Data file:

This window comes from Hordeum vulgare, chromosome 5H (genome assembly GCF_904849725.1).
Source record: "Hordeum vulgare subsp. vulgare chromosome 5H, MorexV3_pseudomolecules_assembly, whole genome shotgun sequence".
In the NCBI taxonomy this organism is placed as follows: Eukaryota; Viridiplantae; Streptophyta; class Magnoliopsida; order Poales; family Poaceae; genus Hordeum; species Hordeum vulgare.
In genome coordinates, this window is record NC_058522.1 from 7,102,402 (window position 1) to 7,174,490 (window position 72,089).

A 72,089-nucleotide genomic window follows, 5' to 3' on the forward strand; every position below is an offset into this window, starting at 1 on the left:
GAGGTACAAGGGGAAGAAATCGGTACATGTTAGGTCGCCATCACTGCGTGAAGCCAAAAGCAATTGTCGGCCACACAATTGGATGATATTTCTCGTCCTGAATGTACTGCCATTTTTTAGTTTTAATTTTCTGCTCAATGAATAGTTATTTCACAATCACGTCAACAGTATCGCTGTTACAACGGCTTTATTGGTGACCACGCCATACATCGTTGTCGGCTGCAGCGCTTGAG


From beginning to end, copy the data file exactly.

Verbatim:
This window comes from Hordeum vulgare, chromosome 5H (genome assembly GCF_904849725.1).
Source record: "Hordeum vulgare subsp. vulgare chromosome 5H, MorexV3_pseudomolecules_assembly, whole genome shotgun sequence".
In the NCBI taxonomy this organism is placed as follows: Eukaryota; Viridiplantae; Streptophyta; class Magnoliopsida; order Poales; family Poaceae; genus Hordeum; species Hordeum vulgare.
In genome coordinates, this window is record NC_058522.1 from 7,102,402 (window position 1) to 7,174,490 (window position 72,089).

A 72,089-nucleotide genomic window follows, 5' to 3' on the forward strand; every position below is an offset into this window, starting at 1 on the left:
GAGGTACAAGGGGAAGAAATCGGTACATGTTAGGTCGCCATCACTGCGTGAAGCCAAAAGCAATTGTCGGCCACACAATTGGATGATATTTCTCGTCCTGAATGTACTGCCATTTTTTAGTTTTAATTTTCTGCTCAATGAATAGTTATTTCACAATCACGTCAACAGTATCGCTGTTACAACGGCTTTATTGGTGACCACGCCATACATCGTTGTCGGCTGCAGCGCTTGAG